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Georg Wilhelm Friedrich Hegel

Puni tekst: hrvatski, pdf (214 KB) str. 168-219 preuzimanja: 603* citiraj
APA 6th Edition
Hegel, G.W.F. (2010). Ustav Njemačke. Politička misao, 47 (1), 168-219. Preuzeto s
MLA 8th Edition
Hegel, Georg Wilhelm Friedrich. "Ustav Njemačke." Politička misao, vol. 47, br. 1, 2010, str. 168-219. Citirano 04.08.2020.
Chicago 17th Edition
Hegel, Georg Wilhelm Friedrich. "Ustav Njemačke." Politička misao 47, br. 1 (2010): 168-219.
Hegel, G.W.F. (2010). 'Ustav Njemačke', Politička misao, 47(1), str. 168-219. Preuzeto s: (Datum pristupa: 04.08.2020.)
Hegel GWF. Ustav Njemačke. Politička misao [Internet]. 2010 [pristupljeno 04.08.2020.];47(1):168-219. Dostupno na:
G.W.F. Hegel, "Ustav Njemačke", Politička misao, vol.47, br. 1, str. 168-219, 2010. [Online]. Dostupno na: [Citirano: 04.08.2020.]

Hegel submits the Constitution of the German Empire at the turn of the 18th
century to a thorough critical analysis, pointing out at the beginning of the
text that Germany is no longer a state. The German Constitution cannot be
the foundation for German state unity because it is a conglomerate of private
rights, a sanctioned separation of parts (estates) from the whole that they had
secured for themselves during the preceding centuries. Such a situation was
conditioned by the deficient constitutional development of Germany. Unlike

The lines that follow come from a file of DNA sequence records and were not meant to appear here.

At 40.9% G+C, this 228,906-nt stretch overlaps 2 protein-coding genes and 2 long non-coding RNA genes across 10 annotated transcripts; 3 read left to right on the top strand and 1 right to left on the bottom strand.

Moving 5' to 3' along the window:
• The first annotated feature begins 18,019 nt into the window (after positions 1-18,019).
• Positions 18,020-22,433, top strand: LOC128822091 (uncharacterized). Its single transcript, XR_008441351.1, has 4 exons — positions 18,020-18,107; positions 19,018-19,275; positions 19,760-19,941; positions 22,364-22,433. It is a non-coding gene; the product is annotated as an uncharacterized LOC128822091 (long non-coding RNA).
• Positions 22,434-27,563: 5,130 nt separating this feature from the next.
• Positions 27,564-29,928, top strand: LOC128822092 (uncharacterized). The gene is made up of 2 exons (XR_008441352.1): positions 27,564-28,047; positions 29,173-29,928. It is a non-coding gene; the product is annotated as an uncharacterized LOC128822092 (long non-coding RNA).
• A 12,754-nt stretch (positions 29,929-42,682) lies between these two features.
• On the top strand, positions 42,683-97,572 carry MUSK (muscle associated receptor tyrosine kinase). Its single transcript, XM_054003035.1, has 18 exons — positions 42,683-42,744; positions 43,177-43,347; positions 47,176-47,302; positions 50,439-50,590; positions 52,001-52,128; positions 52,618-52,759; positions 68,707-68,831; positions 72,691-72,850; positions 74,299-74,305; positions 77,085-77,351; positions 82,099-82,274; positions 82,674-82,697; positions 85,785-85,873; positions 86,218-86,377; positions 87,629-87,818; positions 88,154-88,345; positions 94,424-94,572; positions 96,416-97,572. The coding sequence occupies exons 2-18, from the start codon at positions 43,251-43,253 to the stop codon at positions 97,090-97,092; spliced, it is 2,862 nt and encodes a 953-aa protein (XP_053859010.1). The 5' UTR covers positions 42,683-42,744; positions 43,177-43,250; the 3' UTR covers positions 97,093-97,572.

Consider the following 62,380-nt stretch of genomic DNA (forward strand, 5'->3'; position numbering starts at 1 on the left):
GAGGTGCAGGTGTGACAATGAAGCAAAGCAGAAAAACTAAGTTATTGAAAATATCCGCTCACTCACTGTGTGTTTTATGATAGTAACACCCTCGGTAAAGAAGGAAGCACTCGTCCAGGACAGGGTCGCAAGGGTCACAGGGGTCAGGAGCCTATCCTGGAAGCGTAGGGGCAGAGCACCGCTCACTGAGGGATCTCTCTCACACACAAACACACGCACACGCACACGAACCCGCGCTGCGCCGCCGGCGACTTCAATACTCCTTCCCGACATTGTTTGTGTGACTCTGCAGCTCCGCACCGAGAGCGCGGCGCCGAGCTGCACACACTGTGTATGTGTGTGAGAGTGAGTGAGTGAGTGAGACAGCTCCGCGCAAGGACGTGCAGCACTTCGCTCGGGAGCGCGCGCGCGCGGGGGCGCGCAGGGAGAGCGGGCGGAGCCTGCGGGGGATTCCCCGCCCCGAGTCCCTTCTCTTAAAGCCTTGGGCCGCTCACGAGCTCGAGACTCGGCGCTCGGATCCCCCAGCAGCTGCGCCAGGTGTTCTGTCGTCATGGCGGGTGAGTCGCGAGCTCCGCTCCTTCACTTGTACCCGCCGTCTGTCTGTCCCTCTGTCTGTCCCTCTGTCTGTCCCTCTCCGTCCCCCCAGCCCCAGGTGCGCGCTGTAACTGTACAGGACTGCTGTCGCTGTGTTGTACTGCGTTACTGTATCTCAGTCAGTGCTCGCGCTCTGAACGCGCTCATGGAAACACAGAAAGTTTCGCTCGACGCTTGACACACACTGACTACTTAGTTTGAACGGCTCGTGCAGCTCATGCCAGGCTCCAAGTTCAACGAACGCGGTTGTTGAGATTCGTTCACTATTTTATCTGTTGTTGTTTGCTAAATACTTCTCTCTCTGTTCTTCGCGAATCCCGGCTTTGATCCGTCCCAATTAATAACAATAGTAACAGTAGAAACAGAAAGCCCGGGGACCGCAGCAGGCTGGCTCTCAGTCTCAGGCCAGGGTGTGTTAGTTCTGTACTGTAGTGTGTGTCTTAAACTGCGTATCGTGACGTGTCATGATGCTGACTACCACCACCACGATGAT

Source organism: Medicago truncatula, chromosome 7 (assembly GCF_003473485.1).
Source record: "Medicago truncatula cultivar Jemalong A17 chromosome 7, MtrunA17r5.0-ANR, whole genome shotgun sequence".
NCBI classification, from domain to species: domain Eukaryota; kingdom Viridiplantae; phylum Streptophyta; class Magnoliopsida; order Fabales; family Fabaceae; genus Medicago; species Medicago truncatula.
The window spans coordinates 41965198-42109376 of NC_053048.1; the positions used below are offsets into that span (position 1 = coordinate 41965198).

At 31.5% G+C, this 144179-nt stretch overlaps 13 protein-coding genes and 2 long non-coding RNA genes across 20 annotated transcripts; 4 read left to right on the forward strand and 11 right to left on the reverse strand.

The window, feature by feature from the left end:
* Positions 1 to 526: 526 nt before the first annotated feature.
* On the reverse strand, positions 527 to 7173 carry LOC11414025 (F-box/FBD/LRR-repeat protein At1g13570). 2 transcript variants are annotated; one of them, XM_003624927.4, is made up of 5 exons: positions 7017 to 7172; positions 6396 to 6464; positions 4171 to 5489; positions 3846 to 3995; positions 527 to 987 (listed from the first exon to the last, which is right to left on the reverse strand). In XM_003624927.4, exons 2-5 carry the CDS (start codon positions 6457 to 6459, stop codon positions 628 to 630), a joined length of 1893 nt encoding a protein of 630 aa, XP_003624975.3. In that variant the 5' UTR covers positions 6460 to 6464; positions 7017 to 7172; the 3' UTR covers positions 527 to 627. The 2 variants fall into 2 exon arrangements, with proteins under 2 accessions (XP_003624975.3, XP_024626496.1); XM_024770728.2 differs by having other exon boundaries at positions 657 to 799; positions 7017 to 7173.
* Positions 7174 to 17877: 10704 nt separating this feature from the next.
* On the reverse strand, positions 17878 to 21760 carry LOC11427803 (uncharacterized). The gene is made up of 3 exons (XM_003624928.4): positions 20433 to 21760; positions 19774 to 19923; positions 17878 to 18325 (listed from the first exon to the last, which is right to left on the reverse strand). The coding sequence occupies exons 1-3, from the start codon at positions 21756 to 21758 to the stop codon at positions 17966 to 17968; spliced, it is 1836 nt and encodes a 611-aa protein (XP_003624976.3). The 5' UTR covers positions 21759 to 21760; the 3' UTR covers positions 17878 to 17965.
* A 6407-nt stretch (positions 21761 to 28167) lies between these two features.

most European nations, the Germans had not built a state, i.e. were neither capable
of nor ready to sacrifice their particularities to the whole and discover
freedom in the common free subjection to a single supreme political authority.
For the most part, the text analyses particular aspects of the German Constitution
– the armed forces, finance, legislation, position of the estates – and
provides a comparison of the emergence and rise of the state in Germany and
the rest of Europe that confirms Hegel’s initial judgment that Germany cannot
be considered a state. It is in these analyses that his idea of the state from the
writings on the Constitution crystallizes. Inspired by Machiavelli – the genuinely
political mind of “the highest and noblest sentiments” – to whom he dedicates
almost an entire chapter – Hegel above all wants to see the foundation
of a single body political as opposed to all existing systems of particular rights
and privileges. The state is thus above all power through which a multitude
actually (and not just in intention and words) defends the totality of its property.
But this is only its first determination. The wider meaning of the state includes
governance through general laws – which only makes a country a state
– then at least minimal central financial authority, the separation of church
and state, but also the participation of the people in the legislative procedure
through political representation. In addition to that, a well organized state is
one that limits itself to the essential functions, leaving the citizens their living
freedom in everything else, for this freedom is inherently sacred. Finally,
since “the concept of necessity and insight into its nature are much too weak
to have an effect on action itself”, they must be justified by force; therefore,
at the end of the text Hegel calls upon the conqueror, the modern Theseus, to
unite the scattered mass of nations and mutually isolated estates into a state.

Ključne riječi
constitution; state; estates; military power; finances; judicature; Germany; Machiavelli

Hrčak ID: 57699



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